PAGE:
A review of a movie that should go on everyone’s Netflix queue.
By Pam Quinn (Writer)
I watched this last week:
I absolutely love when a movie comes along that I fall in love with. It’s been a while that a movie affected me beyond ‘havin’ a good time’ or ‘an excuse to break my diet with popcorn’. This movie had been on my list for a while, I kept moving it down and down the list as more and more time passed since its release. I’m a fan of...
And I thoroughly enjoyed that movie (despite its obvious flaws). Happythankyoumore looked like a winner, but for whatever reason... I hadn’t gotten around to watching it. Until last week when a movie channel allowed me to add it to my DVR. Let me start off my saying that the dialogue leaves much to be desired... but the MUCH is covered in the performances. Each actor in this movie does an incredible job with dialogue that’s... a little self indulgent. The plot is beautiful in it’s simplicity though. If you’re able to peel back the cliches and really see the honesty behind this first time director’s efforts, you will REALLY enjoy yourself.
The movie is about a guy named Sam (Josh Radnor) who is pushing 30 and struggling to turn his short story writing success into more of a “committed" novel. On his way to an important meeting, he runs into a foster kid who loses track of his foster family and he volunteers himself to take responsibility for him. Ushering him to the police station causes Radnor to be late for this meeting, thus creating a path that he hadn’t planned on. At the same time, Sam’s alopecia-suffering best friend Annie (Malin Akerman) has to make a choice between a comfortably awful romantic rut and a promising untraveled option. Radnor’s cousin and pal Mary Catherine (Zoe Kazan) reunites with her boyfriend (Bram Barouh) after he returns from a trip to Los Angeles unsure if New York is where he should be. At the end of the day, our hero confronts his burgeoning attraction to waitress-singer Mississippi (Kate Mara) and offers her an option he’s not even sure he’s ready for, Malin is told to finally close her eyes and listen to the words coming out of those who love her (Tony Hale) and The one thing LA is missing becomes very clear to the struggling couple.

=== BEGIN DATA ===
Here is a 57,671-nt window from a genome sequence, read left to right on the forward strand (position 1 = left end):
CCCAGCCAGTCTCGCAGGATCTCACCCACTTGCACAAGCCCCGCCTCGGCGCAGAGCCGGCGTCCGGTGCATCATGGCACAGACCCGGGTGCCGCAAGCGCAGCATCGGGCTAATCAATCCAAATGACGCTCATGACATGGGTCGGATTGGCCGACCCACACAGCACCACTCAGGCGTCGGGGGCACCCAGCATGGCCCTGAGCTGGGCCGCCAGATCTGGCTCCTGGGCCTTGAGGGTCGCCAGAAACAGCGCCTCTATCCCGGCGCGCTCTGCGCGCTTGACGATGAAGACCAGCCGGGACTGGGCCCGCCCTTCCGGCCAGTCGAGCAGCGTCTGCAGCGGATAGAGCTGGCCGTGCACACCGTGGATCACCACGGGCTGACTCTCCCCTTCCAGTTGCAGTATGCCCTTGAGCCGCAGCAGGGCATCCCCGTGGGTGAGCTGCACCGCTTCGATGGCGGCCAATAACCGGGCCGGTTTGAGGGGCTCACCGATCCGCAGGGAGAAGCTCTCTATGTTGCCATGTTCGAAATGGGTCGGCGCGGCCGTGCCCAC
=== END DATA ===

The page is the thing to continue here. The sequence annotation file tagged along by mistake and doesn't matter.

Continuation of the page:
I can’t say it enough, but the acting in this film is really the most impressive part. It was so well cast. There was not one weak link (well... maybe the foster boy.) One of my favorite aspects was how you begin to focus and care about Josh’s character and don’t realize what an ensemble piece the film becomes by the end. You are really rooting for everyone in this movie. Especially, in my opinion, Malin Ackerman’s character. You are side by side with her on her journey with Tony Hale’s character. We’re used to THIS Tony Hale:
So, we see this guy hanging around all the time, taking pictures... being a little awkward and we’re uncomfortable and we want him to go away. Then, we start to look at him a little differently and then, by the end, we’re in love with him. 'We open our eyes and we see a really beautiful man sitting in front of us'
PAM QUINN Moved to California from New York at age 14 and entered the professional world of writing at 17 on the west coast. By her 20th birthday she had three original works produced in the Los Angeles area. Rising from sketch comedy writing and a background in theatre, Pam collected what she had learned over the years and compiled it into playwriting. She began collaborating on an idea for an original musical (Right Together, Left Together) with Will Collyer and Jacob Harvey. Since moving back to New York in ’05, Pam hasn’t stopped breathing this idea. She co-founded The Unknown Artists (www.theunknownartists.org) with Emily Clark and continues to be prolific within this fantastic company. www.uaplayclub.wordpress.com
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